Beguyled: The First Easy Generation
As I look at the current state of American, I ponder the origin of our present course. There are unlimited factors and each winds a unique path into history. Having said that, I believe there are three key factors that were the driving forces that put us on the path to our today.
Mine is the first easy generation. I’d say it includes people born after about 1955. Three things occurred around this time that together, have made my life easy. I include my entire generation because everyone, not just white males, have risen with this tide. Each generation since mine has had an easier life, with all the good and bad that comes with less effort and more entitlement, but I’ll save that topic for another post.
The three life changing events were:
- No war related draft
- Revolving Credit
- Integrated Circuits
No War Related Draft
Since the Vietnam War wound down in the early 1970s, no Americans have been drafted into military service. This is an indescribable gift to those of us fortunate enough to have never faced the draft. I registered for the draft, and while it did send a chill up my spine, I never really felt I was going to be called to serve. My Dad served in the Korean War, along with all my uncles. My brothers, Randy and Dale, both registered for the draft during the Vietnam War. Neither was called to serve, but that was just good lottery fortune. There were earlier periods throughout America’s history where no war draft occurred, but they certainly weren’t easy times and I guarantee the men in those times fully expected to be called to service.
Imagine it – get whatever you want without paying for it at that moment. Today, credit is a financial “dial tone,” –always available. Prior to the invention of the credit card, also known as revolving credit, if you wanted to have something and pay for it over time, you went to a bank, filled out forms – with a pen in your own handwriting – and waited for approval. The process was lengthy and only those with the collateral or nearly guaranteed earnings would be granted a loan. In 1958, Bank of America launched the first successful modern credit card. Thank you, Fresno, California for launching us, as a community, into revolving debt. Want it today but don’t have the money? Easy, use your credit card. Most Americans have credit cards and of those with credit cards, they average about 4 cards each.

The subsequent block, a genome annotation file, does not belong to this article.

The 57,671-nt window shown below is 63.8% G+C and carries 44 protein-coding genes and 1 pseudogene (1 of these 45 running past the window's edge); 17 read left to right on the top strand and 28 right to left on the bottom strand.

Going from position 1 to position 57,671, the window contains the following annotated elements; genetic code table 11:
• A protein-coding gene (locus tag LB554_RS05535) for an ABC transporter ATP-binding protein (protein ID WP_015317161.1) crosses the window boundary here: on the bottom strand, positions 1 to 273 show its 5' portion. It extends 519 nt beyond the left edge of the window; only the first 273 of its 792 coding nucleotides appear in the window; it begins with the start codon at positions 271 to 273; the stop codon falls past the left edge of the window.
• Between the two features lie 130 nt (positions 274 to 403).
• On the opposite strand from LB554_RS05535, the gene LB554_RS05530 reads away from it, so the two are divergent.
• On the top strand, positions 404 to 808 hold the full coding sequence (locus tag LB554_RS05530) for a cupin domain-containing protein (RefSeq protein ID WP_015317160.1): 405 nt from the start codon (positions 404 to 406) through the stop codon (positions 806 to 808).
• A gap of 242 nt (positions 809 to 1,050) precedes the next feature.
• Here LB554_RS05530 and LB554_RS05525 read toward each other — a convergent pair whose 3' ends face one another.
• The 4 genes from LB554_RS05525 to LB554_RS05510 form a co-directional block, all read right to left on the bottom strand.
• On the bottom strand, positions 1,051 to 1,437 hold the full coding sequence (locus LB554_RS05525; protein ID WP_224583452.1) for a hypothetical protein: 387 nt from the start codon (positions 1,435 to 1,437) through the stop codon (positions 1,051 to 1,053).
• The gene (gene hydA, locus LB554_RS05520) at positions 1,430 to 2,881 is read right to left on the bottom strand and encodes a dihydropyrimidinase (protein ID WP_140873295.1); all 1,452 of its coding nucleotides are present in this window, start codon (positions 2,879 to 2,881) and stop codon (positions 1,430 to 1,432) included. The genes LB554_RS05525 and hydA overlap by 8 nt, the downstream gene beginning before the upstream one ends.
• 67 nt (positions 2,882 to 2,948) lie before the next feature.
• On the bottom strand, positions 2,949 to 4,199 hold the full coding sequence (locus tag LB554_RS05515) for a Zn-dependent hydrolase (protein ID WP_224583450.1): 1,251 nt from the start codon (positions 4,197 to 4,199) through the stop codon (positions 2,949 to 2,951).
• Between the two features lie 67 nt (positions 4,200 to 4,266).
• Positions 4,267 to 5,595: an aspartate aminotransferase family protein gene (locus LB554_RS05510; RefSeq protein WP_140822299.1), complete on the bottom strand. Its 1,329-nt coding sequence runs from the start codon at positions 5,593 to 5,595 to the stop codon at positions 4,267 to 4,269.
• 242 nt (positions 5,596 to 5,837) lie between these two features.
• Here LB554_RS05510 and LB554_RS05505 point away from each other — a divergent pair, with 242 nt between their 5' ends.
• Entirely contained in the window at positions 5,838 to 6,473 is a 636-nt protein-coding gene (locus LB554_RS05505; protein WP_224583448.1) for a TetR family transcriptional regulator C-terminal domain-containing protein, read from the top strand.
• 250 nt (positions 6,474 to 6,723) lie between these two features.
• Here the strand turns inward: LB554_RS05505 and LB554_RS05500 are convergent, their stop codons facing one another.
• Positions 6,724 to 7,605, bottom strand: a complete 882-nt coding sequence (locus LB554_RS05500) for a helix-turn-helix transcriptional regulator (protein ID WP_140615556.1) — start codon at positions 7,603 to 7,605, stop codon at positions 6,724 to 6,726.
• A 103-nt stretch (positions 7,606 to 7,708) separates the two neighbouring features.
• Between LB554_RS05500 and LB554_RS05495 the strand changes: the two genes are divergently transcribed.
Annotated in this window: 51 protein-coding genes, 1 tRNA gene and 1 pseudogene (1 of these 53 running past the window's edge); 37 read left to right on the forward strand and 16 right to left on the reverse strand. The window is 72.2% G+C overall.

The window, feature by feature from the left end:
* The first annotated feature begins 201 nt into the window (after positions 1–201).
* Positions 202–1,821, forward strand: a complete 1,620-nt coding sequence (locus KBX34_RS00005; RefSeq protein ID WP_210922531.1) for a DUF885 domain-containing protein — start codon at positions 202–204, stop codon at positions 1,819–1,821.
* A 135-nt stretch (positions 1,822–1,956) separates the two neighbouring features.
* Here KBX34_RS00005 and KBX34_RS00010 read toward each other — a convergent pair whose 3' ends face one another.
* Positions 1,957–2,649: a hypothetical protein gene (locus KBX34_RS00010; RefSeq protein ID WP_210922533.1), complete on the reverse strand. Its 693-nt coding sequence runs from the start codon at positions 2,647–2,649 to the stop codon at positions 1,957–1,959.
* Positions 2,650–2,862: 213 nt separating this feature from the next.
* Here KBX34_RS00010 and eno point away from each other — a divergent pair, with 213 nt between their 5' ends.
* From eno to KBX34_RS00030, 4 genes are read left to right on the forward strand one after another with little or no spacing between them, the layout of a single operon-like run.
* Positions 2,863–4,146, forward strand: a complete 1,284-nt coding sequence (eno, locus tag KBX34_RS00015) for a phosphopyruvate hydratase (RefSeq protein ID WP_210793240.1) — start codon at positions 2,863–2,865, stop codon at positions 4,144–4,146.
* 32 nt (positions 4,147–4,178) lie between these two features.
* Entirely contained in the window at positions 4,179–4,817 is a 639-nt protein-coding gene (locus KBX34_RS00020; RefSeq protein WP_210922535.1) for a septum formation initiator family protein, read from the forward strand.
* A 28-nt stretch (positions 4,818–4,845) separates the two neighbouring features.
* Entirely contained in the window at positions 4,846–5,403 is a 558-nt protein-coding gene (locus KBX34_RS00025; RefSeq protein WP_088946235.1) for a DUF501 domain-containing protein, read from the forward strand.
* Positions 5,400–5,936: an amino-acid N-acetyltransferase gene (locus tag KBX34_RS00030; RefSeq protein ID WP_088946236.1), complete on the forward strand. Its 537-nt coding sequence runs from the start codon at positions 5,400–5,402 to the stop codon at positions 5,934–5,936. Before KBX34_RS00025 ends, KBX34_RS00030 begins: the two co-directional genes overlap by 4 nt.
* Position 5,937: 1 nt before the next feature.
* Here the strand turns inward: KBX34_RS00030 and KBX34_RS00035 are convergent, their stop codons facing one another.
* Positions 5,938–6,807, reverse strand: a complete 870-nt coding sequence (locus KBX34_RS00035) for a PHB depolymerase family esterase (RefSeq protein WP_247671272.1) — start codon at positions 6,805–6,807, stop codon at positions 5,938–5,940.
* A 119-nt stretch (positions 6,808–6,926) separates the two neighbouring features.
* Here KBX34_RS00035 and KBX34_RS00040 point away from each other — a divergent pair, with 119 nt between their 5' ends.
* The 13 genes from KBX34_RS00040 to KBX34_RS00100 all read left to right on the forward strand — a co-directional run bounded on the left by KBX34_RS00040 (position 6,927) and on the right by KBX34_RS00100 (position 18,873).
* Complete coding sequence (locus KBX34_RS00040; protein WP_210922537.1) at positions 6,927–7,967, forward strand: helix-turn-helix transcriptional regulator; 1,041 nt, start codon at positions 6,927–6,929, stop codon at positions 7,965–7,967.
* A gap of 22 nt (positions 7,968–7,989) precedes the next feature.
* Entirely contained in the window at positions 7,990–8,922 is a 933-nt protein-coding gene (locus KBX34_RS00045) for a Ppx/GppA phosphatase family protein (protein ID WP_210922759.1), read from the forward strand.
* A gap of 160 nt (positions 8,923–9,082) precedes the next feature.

[Note, there is nothing wrong with credit cards. I use a card for everything. The problem is debt, of which credit cards allow easy indulgence.]
Initially conceived in 1957 by Jack Kilby, and then patented by Kilby two years later when he joined Texas Instruments, the Integrated Circuit or IC as it’s since been known, changed, and charted the future. Later the same year, 1959, Robert Noyce at Fairchild Semiconductor utilized silicon to implement the IC and the revolution’s path was set. The transistor was a giant leap from vacuum tubes, but the IC was the “killer app” for transistors. Machines that had cost millions and were the size of a building suddenly could be built for dollars and fit in your hand. I suspect that only sunsets and rainbows remain unchanged by the IC.
From 1970ish to today we’ve had practically no fear of being killed or at least having to give up our freedom and put our life on hold for military service. Many of us have every possession our heart desires as soon as we reach adulthood. Since we never must wait to possess our hearts’ desires, we fail to learn patience. We fail to learn to prioritize. We fail to learn to budget our money. These missed lessons have led to the financial challenges for so many. We have unlimited information and entertainment and the great jobs created as part of the technology revolution. These are the gifts that made mine, the first Easy Generation.
I predict an easy, near term future. I predict continued division – left to right, top to bottom. I also predict an epic failure of our country and culture in the next 20 – 40 years. What I’m not certain of is the outcome. Will we regroup and reestablish the American dream? Will we go down like Sodom and Gomorrah? Who knows? I’ll be dead, I hope the rest of you figure it out.
In my lifetime, my biggest worry has been whether I’d ever be able to buy a car, with the prime rate at 21.5% on my 16th birthday, the highest rate ever recorded. Silly worry, considering I’m one of the Easy Generation.